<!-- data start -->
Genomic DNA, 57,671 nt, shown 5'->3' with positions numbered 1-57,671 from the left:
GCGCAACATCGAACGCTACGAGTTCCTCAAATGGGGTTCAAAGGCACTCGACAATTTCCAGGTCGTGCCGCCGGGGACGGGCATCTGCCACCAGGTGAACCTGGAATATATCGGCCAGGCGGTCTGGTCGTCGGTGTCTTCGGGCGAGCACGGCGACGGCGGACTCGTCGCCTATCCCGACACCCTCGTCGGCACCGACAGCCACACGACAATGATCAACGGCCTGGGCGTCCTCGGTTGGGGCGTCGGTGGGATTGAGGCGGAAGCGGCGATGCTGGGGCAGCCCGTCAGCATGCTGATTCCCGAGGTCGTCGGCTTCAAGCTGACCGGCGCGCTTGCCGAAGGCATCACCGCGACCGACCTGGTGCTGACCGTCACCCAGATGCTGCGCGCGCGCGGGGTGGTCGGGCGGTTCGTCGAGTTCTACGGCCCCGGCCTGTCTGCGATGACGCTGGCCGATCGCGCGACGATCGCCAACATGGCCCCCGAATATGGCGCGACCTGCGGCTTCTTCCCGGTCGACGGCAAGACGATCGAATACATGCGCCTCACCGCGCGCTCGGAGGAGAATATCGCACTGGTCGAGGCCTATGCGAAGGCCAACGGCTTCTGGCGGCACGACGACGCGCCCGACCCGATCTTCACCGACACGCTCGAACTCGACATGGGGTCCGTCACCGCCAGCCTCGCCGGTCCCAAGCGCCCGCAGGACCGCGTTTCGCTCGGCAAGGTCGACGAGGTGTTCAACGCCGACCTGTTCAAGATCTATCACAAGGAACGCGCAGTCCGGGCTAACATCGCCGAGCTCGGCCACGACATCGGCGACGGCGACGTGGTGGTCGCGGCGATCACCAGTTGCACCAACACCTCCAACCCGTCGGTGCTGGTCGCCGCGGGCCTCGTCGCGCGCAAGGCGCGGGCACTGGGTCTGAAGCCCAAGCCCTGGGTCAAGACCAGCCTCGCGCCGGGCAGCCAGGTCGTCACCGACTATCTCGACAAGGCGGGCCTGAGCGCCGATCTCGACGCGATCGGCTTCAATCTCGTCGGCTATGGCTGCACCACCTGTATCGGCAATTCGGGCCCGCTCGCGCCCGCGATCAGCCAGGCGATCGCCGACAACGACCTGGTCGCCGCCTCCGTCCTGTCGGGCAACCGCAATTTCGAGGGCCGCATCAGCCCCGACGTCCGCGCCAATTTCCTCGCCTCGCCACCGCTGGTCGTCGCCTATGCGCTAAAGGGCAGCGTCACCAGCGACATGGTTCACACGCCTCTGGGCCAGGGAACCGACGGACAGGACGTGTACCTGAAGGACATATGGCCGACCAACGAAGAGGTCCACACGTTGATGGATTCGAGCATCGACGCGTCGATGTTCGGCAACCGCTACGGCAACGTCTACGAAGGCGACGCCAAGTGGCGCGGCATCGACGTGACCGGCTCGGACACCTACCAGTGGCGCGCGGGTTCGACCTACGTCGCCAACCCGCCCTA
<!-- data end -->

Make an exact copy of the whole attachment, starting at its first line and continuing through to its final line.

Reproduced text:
Genomic DNA, 57,671 nt, shown 5'->3' with positions numbered 1-57,671 from the left:
GCGCAACATCGAACGCTACGAGTTCCTCAAATGGGGTTCAAAGGCACTCGACAATTTCCAGGTCGTGCCGCCGGGGACGGGCATCTGCCACCAGGTGAACCTGGAATATATCGGCCAGGCGGTCTGGTCGTCGGTGTCTTCGGGCGAGCACGGCGACGGCGGACTCGTCGCCTATCCCGACACCCTCGTCGGCACCGACAGCCACACGACAATGATCAACGGCCTGGGCGTCCTCGGTTGGGGCGTCGGTGGGATTGAGGCGGAAGCGGCGATGCTGGGGCAGCCCGTCAGCATGCTGATTCCCGAGGTCGTCGGCTTCAAGCTGACCGGCGCGCTTGCCGAAGGCATCACCGCGACCGACCTGGTGCTGACCGTCACCCAGATGCTGCGCGCGCGCGGGGTGGTCGGGCGGTTCGTCGAGTTCTACGGCCCCGGCCTGTCTGCGATGACGCTGGCCGATCGCGCGACGATCGCCAACATGGCCCCCGAATATGGCGCGACCTGCGGCTTCTTCCCGGTCGACGGCAAGACGATCGAATACATGCGCCTCACCGCGCGCTCGGAGGAGAATATCGCACTGGTCGAGGCCTATGCGAAGGCCAACGGCTTCTGGCGGCACGACGACGCGCCCGACCCGATCTTCACCGACACGCTCGAACTCGACATGGGGTCCGTCACCGCCAGCCTCGCCGGTCCCAAGCGCCCGCAGGACCGCGTTTCGCTCGGCAAGGTCGACGAGGTGTTCAACGCCGACCTGTTCAAGATCTATCACAAGGAACGCGCAGTCCGGGCTAACATCGCCGAGCTCGGCCACGACATCGGCGACGGCGACGTGGTGGTCGCGGCGATCACCAGTTGCACCAACACCTCCAACCCGTCGGTGCTGGTCGCCGCGGGCCTCGTCGCGCGCAAGGCGCGGGCACTGGGTCTGAAGCCCAAGCCCTGGGTCAAGACCAGCCTCGCGCCGGGCAGCCAGGTCGTCACCGACTATCTCGACAAGGCGGGCCTGAGCGCCGATCTCGACGCGATCGGCTTCAATCTCGTCGGCTATGGCTGCACCACCTGTATCGGCAATTCGGGCCCGCTCGCGCCCGCGATCAGCCAGGCGATCGCCGACAACGACCTGGTCGCCGCCTCCGTCCTGTCGGGCAACCGCAATTTCGAGGGCCGCATCAGCCCCGACGTCCGCGCCAATTTCCTCGCCTCGCCACCGCTGGTCGTCGCCTATGCGCTAAAGGGCAGCGTCACCAGCGACATGGTTCACACGCCTCTGGGCCAGGGAACCGACGGACAGGACGTGTACCTGAAGGACATATGGCCGACCAACGAAGAGGTCCACACGTTGATGGATTCGAGCATCGACGCGTCGATGTTCGGCAACCGCTACGGCAACGTCTACGAAGGCGACGCCAAGTGGCGCGGCATCGACGTGACCGGCTCGGACACCTACCAGTGGCGCGCGGGTTCGACCTACGTCGCCAACCCGCCCTA